Essay by guest writer Art F. Verschoor, Hawkes Bay NZ

Not the poem which we have read, but that to which we return possesses the genuine power and claims the name of essential poetry.   Biographia Literaria  

The Bible's influence on the development of Western literature is impossible to ignore. There are more than a thousand biblical references in the works of Shakespeare alone.  Authors and poets like John Milton, Charles Dickens, Matthew Arnold, William Wordsworth, Mark Twain, Robert Frost and Emily Dickenson shaped their literature with allusions and metaphors taken from the pages of the Bible.

Its influence extends also to the language we speak, the laws we uphold, the names we have been given, the metaphors we use and the similes we employ for emphasis in our daily communications.  To this day, we continue to use biblical phrases like: ”Let there be light” (Genesis 1:3);  “The powers that be” (Romans 13:1); “My brother’s keeper” (Genesis 4:9);  “The salt of the earth” (Matthew 5:13); “A law unto themselves” (Romans 2:14);  “Filthy lucre” (1 Timothy 3:3);  “Fight the good fight” (I Timothy 6:12) and many more. And yet, Chuck Stetson, founder and chairman of the Biblical Literacy Project states: "We are the first English speaking generation to have lost the biblical narrative. And that's amazing. And that's not right." 

As a youngster, I have had the Bible read to me from beginning to end several times.  It was read to me not for its rich literature or poetry, but ostensibly for the purpose of religious instruction.   In the conservative evangelical Protestant environment in which I was brought up, it was customary for the head of the household to read a chapter from the Bible every day, usually immediately following the evening meal. This perpetual reading ritual would commence in Genesis 1, typically at the rate of a chapter at the time, through to Revelation 22 after which the programme would start all over again. 

The Bible contains 1189 chapters and based on a rough estimate it would have taken about two years or so to get through the whole Bible by reading just a chapter a day, given that some of the shorter chapters would have been combined with the one following.  For instance, Psalm 117 would have been combined with Psalm 118.  The same procedure was applied to other short chapters. Conversely, Psalm 119, which happens to be the longest chapter in the Bible, was recited in two or three components in order to avoid unnecessary prolixity.  And after church on Sundays, two chapters would be read.  While this type of instruction, which was often performed in a perfunctory fashion, may be regarded as anachronistic indoctrination, it was nevertheless a reality experience for me and many of my generation that were born and bred in the Netherlands.  Yet, for all its faults, at the very least it acquainted the hearer with the mainspring of authority and language of the Scriptures.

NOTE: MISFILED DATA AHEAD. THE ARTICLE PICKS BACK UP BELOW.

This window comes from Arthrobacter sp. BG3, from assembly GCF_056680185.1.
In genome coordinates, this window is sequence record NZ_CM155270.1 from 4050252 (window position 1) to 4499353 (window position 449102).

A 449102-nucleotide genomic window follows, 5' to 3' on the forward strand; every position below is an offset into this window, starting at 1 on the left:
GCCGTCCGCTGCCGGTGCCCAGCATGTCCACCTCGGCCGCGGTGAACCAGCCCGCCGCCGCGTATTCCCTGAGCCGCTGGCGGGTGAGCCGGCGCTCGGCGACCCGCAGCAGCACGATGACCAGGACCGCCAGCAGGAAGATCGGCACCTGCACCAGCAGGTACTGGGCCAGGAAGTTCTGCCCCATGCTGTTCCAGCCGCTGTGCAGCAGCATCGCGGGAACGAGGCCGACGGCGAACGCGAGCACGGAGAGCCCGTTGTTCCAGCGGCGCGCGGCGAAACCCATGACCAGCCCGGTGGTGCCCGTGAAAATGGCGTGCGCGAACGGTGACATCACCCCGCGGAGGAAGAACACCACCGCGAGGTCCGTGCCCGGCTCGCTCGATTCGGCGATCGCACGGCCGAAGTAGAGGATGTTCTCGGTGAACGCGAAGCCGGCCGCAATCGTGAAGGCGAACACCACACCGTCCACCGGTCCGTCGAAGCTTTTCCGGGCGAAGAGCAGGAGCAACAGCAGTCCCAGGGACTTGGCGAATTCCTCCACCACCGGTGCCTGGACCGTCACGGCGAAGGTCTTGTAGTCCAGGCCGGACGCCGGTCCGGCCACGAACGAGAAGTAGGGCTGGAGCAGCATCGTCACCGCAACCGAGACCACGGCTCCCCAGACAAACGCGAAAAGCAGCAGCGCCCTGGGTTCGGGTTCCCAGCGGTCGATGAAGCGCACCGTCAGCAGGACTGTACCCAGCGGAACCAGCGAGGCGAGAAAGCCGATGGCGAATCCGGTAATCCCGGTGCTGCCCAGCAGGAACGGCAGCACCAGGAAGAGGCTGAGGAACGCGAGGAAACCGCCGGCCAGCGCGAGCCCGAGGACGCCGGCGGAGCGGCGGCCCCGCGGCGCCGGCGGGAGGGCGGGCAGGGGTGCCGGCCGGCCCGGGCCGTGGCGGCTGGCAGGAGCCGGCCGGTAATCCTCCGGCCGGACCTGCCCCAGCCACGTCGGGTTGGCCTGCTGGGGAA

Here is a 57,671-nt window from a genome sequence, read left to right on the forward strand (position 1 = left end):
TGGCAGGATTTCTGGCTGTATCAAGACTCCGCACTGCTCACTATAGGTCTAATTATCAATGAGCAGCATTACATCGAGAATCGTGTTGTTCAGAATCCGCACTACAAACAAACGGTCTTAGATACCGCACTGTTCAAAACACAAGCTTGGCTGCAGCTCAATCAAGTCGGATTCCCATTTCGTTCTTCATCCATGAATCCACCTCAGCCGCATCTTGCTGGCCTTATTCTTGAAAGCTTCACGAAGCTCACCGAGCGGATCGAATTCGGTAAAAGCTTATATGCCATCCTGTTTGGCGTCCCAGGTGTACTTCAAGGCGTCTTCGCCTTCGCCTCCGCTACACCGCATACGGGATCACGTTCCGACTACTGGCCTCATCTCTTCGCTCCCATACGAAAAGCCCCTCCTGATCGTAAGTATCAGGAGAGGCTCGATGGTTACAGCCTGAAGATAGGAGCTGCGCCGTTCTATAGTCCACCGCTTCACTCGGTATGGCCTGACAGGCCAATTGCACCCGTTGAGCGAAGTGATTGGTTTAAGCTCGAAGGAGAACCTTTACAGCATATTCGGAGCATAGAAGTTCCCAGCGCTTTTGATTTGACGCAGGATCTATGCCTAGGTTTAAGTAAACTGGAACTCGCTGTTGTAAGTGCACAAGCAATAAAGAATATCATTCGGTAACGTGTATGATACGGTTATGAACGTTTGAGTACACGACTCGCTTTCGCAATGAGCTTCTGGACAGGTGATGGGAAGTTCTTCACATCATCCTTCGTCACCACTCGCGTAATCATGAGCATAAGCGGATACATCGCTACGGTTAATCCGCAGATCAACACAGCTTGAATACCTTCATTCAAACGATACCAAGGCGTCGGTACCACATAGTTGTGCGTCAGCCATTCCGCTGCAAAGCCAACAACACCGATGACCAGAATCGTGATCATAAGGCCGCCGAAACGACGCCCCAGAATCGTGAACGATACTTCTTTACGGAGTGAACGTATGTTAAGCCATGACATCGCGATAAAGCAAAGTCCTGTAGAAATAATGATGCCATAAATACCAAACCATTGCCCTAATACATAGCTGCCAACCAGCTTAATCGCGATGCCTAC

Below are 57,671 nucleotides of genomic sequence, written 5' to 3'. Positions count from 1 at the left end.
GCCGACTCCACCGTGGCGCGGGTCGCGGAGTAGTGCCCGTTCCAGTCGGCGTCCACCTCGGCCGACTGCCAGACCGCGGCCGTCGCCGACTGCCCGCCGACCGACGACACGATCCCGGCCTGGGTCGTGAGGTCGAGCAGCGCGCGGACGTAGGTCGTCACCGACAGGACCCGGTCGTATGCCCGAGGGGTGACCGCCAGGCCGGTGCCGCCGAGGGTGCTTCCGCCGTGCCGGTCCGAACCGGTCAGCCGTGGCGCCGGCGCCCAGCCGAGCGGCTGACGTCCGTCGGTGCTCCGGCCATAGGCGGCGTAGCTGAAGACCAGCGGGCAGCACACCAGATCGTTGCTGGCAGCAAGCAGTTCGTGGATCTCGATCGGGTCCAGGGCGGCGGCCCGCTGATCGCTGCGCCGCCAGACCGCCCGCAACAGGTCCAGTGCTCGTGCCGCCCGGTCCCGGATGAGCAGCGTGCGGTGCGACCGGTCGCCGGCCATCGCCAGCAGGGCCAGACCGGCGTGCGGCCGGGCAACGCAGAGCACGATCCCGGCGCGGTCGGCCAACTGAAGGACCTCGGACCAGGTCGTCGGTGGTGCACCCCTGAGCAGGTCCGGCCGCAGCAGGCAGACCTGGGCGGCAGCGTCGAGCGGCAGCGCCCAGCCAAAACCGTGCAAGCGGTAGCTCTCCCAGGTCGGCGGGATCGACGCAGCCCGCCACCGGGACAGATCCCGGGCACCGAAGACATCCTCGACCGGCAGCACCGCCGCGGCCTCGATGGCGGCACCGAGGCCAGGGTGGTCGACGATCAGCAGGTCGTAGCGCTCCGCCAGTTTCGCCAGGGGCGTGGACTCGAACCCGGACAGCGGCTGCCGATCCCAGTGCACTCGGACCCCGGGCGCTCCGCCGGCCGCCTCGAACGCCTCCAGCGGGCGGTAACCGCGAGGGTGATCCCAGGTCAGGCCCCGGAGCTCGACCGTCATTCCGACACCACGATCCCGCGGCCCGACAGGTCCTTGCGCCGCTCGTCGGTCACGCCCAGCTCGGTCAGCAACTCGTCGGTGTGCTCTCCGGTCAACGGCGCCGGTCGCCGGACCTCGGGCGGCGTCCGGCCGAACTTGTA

Whereas my immature mind experienced problems listening to the liturgical mono tones of this type of instruction, it nevertheless awakened in me an enduring sense of respect for biblical authority.  As a result, this religious discipline had a measure of success even though I experienced it as a daily rudimental endurance test, especially when chapters with extended genealogies like Genesis 10 were read with difficult to pronounce names.  But while it is true that I didn’t find the Bible reading I had to listen to as a youngster all that interesting, I hasten to add that my elders believed in all sincerity that their method of teaching was correct.  Furthermore, they acted in what they believed to be in accordance with the instructions as recorded in the 11th chapter of the book of Deuteronomy verse 19:

Therefore you shall lay up these words of mine in your heart and your soul and bind them as a sign on your hand, and they shall be as frontlets between your eyes.  19.  You shall teach them to your children, speaking of them when you sit in your house, when you walk by the way, when you lie down, and when you rise up. 

However, it is self-evident that in order to profit from Bible reading, it is essential that the reader understands the meaning of what the Bible has to say and what its instructions are in terms of personal application.  Simply reading a chapter every day in a perfunctory fashion is obviously of little benefit other than to install in oneself a sense compulsion which inevitably carries the danger of containing an element of spiritual self-flagellation.     

During a visit to my paternal grandfather in the Netherlands in the late 1970s I was visibly reminded of the impact this kind of repetitive biblical reading can have on an individual.  My grandfather, who was then 96 years old, had read the Bible from beginning to end many times over during his long life.  He had been a North Sea fisherman for all of his working life, working on a fishing trawler of which the entire crew, including the skipper, belonged to the same protestant denomination.  Their religion was practiced in the same way on board ship as it was at home, including daily Bible reading, a duty performed invariably by the skipper.